fb-pixel Skip to main content

Wu defends stance on council president

City Councilor-elect Michelle Wu and her fellow councilors will vote Jan. 6 on who will be president.Wendy Maeda/Globe Staff/Wendy Maeda

Responding to a whirl of criticism, Boston City Councilor-elect Michelle Wu on Wednesday defended her decision to support Bill Linehan for the council presidency.

Wu said that after detailed talks with all of the councilors, she decided that Linehan, the district councilor from South Boston, has the experience and ideas to best lead the council.

Her pick of Linehan over a younger, more liberal contender, Matt O'Malley of West Roxbury, stunned some supporters.

Wu said she has been hearing from supporters who feel betrayed by her decision.

"I do say to them that this does not change who I am, what I've been talking about, and what I campaigned for and why I campaigned,'' she said in a phone interview. "I put my name out there and ran for public service because I want more inclusion, diversity, and opportunity. . . . I will fight for those values."


Linehan, O'Malley, and Tito Jackson of Roxbury had been vying for the presidency, which comes with a bigger budget and duties that include serving as mayor if the mayor becomes unable. Councilor Charles Yancey of Mattapan also said he had been seeking support.

Councilors will vote Jan. 6 during their swearing in.

O'Malley began the week believing he had six votes — including his own — from current councilors Jackson, Ayanna Pressley, Frank Baker, and newly elected councilors Josh Zakim and Timothy McCarthy.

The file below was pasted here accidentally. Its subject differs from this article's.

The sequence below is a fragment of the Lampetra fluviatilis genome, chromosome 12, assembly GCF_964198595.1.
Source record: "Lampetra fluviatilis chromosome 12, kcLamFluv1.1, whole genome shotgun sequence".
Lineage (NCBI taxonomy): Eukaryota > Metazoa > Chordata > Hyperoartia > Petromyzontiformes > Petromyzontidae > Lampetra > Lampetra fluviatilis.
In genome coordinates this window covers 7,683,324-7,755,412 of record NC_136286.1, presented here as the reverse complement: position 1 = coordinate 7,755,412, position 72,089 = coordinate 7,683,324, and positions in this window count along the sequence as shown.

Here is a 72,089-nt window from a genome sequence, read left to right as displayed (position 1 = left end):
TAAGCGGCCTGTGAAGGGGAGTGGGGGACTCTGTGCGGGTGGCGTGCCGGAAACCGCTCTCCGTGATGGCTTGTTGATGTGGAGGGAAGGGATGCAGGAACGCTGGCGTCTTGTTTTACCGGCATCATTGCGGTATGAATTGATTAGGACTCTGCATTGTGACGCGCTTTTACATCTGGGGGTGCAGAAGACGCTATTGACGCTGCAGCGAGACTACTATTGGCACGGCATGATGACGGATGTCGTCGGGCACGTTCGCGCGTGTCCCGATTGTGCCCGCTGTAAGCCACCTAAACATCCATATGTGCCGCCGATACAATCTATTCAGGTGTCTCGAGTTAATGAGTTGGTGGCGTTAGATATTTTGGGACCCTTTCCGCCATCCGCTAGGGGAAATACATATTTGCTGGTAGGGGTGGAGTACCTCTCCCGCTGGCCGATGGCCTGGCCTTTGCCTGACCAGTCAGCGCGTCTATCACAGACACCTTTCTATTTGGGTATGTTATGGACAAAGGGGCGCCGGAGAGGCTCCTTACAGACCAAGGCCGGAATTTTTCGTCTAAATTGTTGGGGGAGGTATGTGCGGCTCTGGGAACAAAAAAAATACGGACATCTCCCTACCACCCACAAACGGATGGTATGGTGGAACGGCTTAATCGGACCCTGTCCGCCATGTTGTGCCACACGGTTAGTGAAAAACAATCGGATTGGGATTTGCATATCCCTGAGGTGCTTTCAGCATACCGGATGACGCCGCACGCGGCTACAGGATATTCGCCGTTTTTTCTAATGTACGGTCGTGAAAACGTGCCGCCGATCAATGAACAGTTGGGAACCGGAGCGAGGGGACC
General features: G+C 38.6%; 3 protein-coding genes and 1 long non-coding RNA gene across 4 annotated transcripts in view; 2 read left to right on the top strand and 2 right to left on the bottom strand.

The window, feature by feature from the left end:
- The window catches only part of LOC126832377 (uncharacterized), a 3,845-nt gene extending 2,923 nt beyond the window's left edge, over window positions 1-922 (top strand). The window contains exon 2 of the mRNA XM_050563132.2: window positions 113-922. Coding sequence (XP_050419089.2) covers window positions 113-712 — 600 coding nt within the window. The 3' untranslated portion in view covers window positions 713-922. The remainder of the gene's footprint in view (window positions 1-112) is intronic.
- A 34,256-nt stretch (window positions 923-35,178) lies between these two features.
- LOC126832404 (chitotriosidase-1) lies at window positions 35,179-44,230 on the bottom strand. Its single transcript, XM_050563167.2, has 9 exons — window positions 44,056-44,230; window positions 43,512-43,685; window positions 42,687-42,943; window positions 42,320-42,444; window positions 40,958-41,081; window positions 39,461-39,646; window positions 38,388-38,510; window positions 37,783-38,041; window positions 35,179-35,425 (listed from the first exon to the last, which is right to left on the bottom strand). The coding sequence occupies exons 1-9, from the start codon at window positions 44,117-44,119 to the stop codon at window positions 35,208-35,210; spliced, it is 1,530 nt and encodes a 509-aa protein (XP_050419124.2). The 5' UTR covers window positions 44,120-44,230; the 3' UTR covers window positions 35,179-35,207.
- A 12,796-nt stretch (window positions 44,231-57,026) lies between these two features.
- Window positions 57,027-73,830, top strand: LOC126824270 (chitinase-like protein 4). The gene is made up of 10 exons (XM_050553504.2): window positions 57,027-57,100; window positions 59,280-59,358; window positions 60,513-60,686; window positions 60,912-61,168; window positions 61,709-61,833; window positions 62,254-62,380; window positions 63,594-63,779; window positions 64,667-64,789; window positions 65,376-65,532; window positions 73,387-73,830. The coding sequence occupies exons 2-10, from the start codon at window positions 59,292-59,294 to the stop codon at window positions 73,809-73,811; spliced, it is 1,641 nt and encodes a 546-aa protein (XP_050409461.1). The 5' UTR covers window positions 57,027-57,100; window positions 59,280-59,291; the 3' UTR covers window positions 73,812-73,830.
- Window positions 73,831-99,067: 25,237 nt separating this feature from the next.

O'Malley hoped to sway Wu.

But Monday, his plan fell apart after McCarthy and Wu decided to back Linehan.

Linehan confirmed that he has the seven votes needed to secure the presidency but said that could still change. He said he will continue working to line up support from his colleagues.

Jackson may also be back in the running, according to an official with close knowledge of the process.


Linehan, who has represented South Boston, Chinatown, and the South End since 2007, is considered by some to represent an old guard of Boston politics in a culturally changing city. But his supporters have countered that the criticism is unfair and based solely on the fact that he is an older Irish-American from South Boston.

Wu said Linehan is her district councilor, and the two share mutual friends but are not close acquaintances.

Wu said that she does not agree with every position Linehan has taken and has spoken her mind to him about issues they disagree on — something she said she will continue to do.

“Over the last year, there has been a lot of talk about a ‘New Boston’ and an ‘Old Boston,’ but I reject the notion that Boston is a city hopelessly divided by neighborhood, income level or political outlook,’’ Wu wrote in a statement.

Meghan E. Irons can be reached at meghan.irons@globe.com.